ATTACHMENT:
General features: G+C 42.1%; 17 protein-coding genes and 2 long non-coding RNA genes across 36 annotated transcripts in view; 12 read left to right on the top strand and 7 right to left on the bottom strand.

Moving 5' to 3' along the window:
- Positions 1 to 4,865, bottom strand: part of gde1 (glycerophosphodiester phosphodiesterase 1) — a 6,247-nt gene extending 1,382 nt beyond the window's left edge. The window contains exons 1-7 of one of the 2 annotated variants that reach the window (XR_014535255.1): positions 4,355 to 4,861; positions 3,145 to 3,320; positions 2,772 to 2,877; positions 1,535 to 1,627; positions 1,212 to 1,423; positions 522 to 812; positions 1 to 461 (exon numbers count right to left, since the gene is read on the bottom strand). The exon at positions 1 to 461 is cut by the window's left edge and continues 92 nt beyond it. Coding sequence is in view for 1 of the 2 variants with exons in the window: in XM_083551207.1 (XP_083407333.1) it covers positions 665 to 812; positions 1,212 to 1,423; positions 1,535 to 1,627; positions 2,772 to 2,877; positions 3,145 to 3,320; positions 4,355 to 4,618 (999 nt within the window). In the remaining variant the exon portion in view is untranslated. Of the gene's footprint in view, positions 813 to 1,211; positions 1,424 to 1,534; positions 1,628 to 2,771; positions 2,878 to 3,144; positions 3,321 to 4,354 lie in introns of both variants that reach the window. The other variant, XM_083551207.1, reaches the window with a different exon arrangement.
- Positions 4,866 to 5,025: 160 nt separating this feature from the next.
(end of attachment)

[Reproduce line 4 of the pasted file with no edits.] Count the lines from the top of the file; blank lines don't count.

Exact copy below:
- Positions 4,866 to 5,025: 160 nt separating this feature from the next.